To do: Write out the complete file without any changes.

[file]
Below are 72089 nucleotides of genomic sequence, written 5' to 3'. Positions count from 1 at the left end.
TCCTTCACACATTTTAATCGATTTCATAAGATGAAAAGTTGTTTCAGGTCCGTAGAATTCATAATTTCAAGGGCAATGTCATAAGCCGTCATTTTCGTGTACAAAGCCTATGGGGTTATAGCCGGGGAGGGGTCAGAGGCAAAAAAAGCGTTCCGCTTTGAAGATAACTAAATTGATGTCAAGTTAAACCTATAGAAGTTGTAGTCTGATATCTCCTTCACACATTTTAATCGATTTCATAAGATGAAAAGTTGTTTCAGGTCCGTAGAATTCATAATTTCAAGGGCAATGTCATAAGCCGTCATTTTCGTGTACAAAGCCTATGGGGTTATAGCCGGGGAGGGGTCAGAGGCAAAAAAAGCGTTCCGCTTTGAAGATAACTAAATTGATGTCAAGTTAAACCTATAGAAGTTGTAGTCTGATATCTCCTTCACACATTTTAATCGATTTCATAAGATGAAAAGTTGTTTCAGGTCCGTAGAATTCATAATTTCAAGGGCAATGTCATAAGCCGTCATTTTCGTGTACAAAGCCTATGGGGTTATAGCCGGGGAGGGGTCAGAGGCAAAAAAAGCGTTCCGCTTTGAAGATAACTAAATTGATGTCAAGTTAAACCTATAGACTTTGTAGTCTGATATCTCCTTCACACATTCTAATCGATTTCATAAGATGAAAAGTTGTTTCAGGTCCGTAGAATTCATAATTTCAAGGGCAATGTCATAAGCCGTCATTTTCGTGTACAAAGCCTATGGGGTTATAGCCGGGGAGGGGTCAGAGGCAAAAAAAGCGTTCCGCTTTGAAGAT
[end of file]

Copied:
Below are 72089 nucleotides of genomic sequence, written 5' to 3'. Positions count from 1 at the left end.
TCCTTCACACATTTTAATCGATTTCATAAGATGAAAAGTTGTTTCAGGTCCGTAGAATTCATAATTTCAAGGGCAATGTCATAAGCCGTCATTTTCGTGTACAAAGCCTATGGGGTTATAGCCGGGGAGGGGTCAGAGGCAAAAAAAGCGTTCCGCTTTGAAGATAACTAAATTGATGTCAAGTTAAACCTATAGAAGTTGTAGTCTGATATCTCCTTCACACATTTTAATCGATTTCATAAGATGAAAAGTTGTTTCAGGTCCGTAGAATTCATAATTTCAAGGGCAATGTCATAAGCCGTCATTTTCGTGTACAAAGCCTATGGGGTTATAGCCGGGGAGGGGTCAGAGGCAAAAAAAGCGTTCCGCTTTGAAGATAACTAAATTGATGTCAAGTTAAACCTATAGAAGTTGTAGTCTGATATCTCCTTCACACATTTTAATCGATTTCATAAGATGAAAAGTTGTTTCAGGTCCGTAGAATTCATAATTTCAAGGGCAATGTCATAAGCCGTCATTTTCGTGTACAAAGCCTATGGGGTTATAGCCGGGGAGGGGTCAGAGGCAAAAAAAGCGTTCCGCTTTGAAGATAACTAAATTGATGTCAAGTTAAACCTATAGACTTTGTAGTCTGATATCTCCTTCACACATTCTAATCGATTTCATAAGATGAAAAGTTGTTTCAGGTCCGTAGAATTCATAATTTCAAGGGCAATGTCATAAGCCGTCATTTTCGTGTACAAAGCCTATGGGGTTATAGCCGGGGAGGGGTCAGAGGCAAAAAAAGCGTTCCGCTTTGAAGAT